An object of the present invention is to provide a bending head permitting the bending of tubes to a small bending pitch.

Another object of the invention is to permit the bending of tubes to small radii without corrugation or distortion of thetube cross-sections.

These and other objects of the invention are accomplished in a cantilever bending head comprising a casing with an axial longitudinal passway for a billet (tube) and bending means constituted by a backup roll stationary about the casing, around which roll the tube is bent, a supporting roll designed to assume a reaction force developing in the course of the tube bending, and a movable bending roll secured between two parallel cheeks of a lever turnable in a bending plane and kinematically coupled with the machine drive.

According to the invention, the bending means are mounted on two coaxial discs and secured by their inner faces 'in a cantilever fashion to the outer lateral walls of the cantilever portion of the casing so that their common axis is perpendicular to the axis of the casing, the backup and supporting rolls being arranged between said discs, and that there are two coaxial through holes in the cheeks of the turnable lever,.whose diameter is made equal to the diameter of the discs and by which holes said cheeks are set on the respective discs, being flush with both of their faces.

The inventive embodiment permits to reduce the width of the cantilever portion of the bending head by superposing the surfaces of the cheeks of the rotatable lever, with the surfaces of the discs constituting an extension of the head casing.

Reduction in the width of the bending head permits to bend a tube with a smaller pitch and thus'to expand the variety of spatial articles produced by the machine, specifically, such that could so far be manufactured only through the assembly or welding of isolated pieces, e.g., spatial parts with spiral members.

lt'is recommended that a hold-down roll be provided between the discs, symmetrically with the backup roll, and mounted together 'with the supporting roll on the opposite ends of a balance arm whose axle is secured 4 in the disks.

Such embodiment permits to improve the quality of articles especially at limited bending radii by providing automatic control of the force that holds down the tube to the backup roll depending on the bending force.

The invention will be more apparent from a detailed description of an exemplary embodiment, reference being had to the annexed drawings, wherein:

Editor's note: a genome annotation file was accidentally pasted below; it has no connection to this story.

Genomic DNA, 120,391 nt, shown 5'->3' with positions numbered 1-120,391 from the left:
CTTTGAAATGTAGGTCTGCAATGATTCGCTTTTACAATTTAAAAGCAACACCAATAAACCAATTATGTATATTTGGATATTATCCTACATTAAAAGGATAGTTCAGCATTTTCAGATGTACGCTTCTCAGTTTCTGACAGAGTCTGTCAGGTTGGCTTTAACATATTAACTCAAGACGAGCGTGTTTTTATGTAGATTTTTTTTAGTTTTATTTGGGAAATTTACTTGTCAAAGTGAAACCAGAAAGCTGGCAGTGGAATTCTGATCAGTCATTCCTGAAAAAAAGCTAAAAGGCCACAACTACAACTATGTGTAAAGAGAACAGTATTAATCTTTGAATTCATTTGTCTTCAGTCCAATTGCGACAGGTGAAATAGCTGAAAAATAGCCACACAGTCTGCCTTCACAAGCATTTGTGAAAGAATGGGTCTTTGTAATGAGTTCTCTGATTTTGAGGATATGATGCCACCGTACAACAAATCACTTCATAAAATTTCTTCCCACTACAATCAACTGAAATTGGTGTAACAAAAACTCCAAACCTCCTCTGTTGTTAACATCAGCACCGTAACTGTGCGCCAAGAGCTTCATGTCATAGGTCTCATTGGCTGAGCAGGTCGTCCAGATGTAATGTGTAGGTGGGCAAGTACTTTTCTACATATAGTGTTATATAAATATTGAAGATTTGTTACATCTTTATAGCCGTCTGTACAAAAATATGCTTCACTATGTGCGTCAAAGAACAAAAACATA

FIG. 1 shows schematically a general view of the inventive cantilever bending head (with a partial axial section); and

FIG. 2 shows a section along Il-ll as in FIG. 1.

The inventive cantilever bending head comprises a casing 1 (FIG. 1) shaped as a beam with a rectangular cross-section, arranged in a horizontal plane and secured in a cantilever fashion on a frame 2 of the bending machine.

Secured to the cantilever portion of the head casing l are two vertically arranged cylindrical discs 3 and 4 (FIG. 2) coaxial with each other so that their axis is perpendicular to the axis la of the head casing 1, said discs 3' and 4, being secured to the lateral walls of the cantilever portion of the casing 1 by their inner faces.

Provided in the casing l of the head along its axis la is a through longitudinal horizontal; passway 5 for moving a billet (tube 6) to bending means mounted on the discs 3 and 4, and constituted by four parallel rolls 7,8,9- and 10: the backup 7, supporting 8, bending 9 and hold-down 10 rolls.

The tube 6 is bent around the backup roll 7 which is arranged above the axis of the passway 5 and on its own axis 11 (FIG. 2) whose ends are secured in the discs 3 and 4.

Below the axis of the passway 5 and between these discs 3 and 4 are the supporting 8 and, the hold-down l0 rolls of which the latter is mounted symmetrically about the backup roll 7.

Both of the rolls 8 and 10 are set, by means of their axles or shafts l2 and 13, on the ends of a balance arm 14 whose axle 15 is secured in the discs 3 and 4.

The bending roll 9 is set on its axle 16 secured on a turnable vertical lever 17 between two of its cheeks l8 and 19 clamped by means of a pin 20. These cheeks l8 and 19 have two coaxial through holes by which they are set on the cylindrical surfaces of the respective discs 3 and 4 with capability of rotation about them, the rotation being made possible with the aid of a hinged link 21 connected to the pin 20 and a connecting rod 22, the latter being linked, in its turn, with a drive of the bending machine (not shown).